According to USA Today , at a recent cyber security event the FBI issued a warning emphasizing just how frequently hackers have been able to steal financial records. In fact, in the last 12 months, 500 million financial records have been stolen in data breaches and other hacks.
Of course, this shouldn't come as much of a surprise to anyone who pays even the slightest bit of attention to the news. Stories of major data breaches have been coming out every few weeks. But does any of this matter to accountants and finance professionals?
As the owner of a small accounting, bookkeeping, or finance firm, you've probably fielded questions about your cyber security and whether your firm might be hacked in the same way that larger financial institutions have been. The short answer is yes. Let's look at what a data breach at an accounting firm involves and what you can do to prevent cyber attacks.
Case Study: Data Breach at Small Connecticut Accounting Firm
The Monroe Courier reports how one small Connecticut accounting firm was hacked, losing 900 clients' records in the process. According to the Courier, the firm, an all-purpose accounting outfit with fewer than 10 accountants, had to inform its customers that criminals had stolen their data and might use it for identity theft.
Such a breach was undoubtedly damaging to the accounting firm's reputation. When you've built up a client base over years of hard work and have to inform them that their Social Security numbers and financial records are now in the hands of criminals looking to commit fraud, you might take a bit of a P.R. hit.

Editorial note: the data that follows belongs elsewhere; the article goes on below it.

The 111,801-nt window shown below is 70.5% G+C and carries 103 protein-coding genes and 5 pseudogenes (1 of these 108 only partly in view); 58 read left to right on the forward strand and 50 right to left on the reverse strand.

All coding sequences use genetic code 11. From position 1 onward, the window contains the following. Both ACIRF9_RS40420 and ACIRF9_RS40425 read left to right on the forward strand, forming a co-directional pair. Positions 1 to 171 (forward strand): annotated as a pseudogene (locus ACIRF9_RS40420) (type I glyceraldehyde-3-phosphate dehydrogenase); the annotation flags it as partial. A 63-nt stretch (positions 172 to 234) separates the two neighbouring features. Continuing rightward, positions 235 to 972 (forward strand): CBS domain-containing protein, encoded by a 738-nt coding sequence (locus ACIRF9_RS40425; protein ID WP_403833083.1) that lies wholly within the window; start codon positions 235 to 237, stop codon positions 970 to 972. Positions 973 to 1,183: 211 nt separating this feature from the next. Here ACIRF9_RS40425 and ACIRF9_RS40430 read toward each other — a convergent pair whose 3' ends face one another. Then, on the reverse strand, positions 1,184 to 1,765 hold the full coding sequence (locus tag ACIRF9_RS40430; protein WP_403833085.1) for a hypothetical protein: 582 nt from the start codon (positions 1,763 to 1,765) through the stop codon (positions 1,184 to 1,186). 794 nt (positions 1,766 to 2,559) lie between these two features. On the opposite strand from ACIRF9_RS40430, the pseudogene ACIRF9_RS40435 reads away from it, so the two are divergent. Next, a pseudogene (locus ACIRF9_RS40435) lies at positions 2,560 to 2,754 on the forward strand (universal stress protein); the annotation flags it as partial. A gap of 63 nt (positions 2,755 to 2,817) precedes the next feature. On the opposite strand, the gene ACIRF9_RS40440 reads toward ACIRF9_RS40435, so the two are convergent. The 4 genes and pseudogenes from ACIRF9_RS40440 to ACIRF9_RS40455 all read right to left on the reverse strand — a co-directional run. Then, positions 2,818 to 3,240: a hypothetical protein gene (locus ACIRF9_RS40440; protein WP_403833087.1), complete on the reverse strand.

That's because data breaches aren't just about lost data. They're about lost trust. And small accounting firms rely on that trust to maintain their client base. We'll look at what you can do to manage the financial and technical risks of data breaches, but don't forget that a data breach could do irreparable harm to your business's reputation.
Three Tips to Improve Your Firm's Cyber Security
These three strategies can help accounting firms strengthen their firm's tech defenses, prevent data breaches, and guard against the financial losses that come with a cyber attack:
- Work with IT professionals. Hire an IT consultant to set up your firm's network and make sure your data in encrypted and protected. Part of your professional responsibility as an accountant is to make sure that data is secure when it's in your custody.
- Invest in Cyber Liability Insurance. Cyber Liability Insurance (also called Data Breach Insurance) pays for the cost of cleaning up a data breach and contacting your clients about their compromised data. Cyber Insurance also pays for P.R. experts and crisis managers to handle your breach response and limit damage to your reputation.
- Have a data breach response plan. CPA Practice Advisor reports that data breaches at small accounting firms have increased, and that it's important to have a response plan in place. This plan should outline what you need to do and whom you need to contact after a data breach. It should be a step-by-step guide to what you need to do to comply with state and federal laws and inform affected customers about the incident.
While the national media mainly focus on data breaches that occur at large financial institutions, the truth is that cyber attacks can and do occur at small accounting firms. But it's not as if you're helpless. By taking action to implement a risk management strategy, you can prevent attacks and limit your financial risk exposure.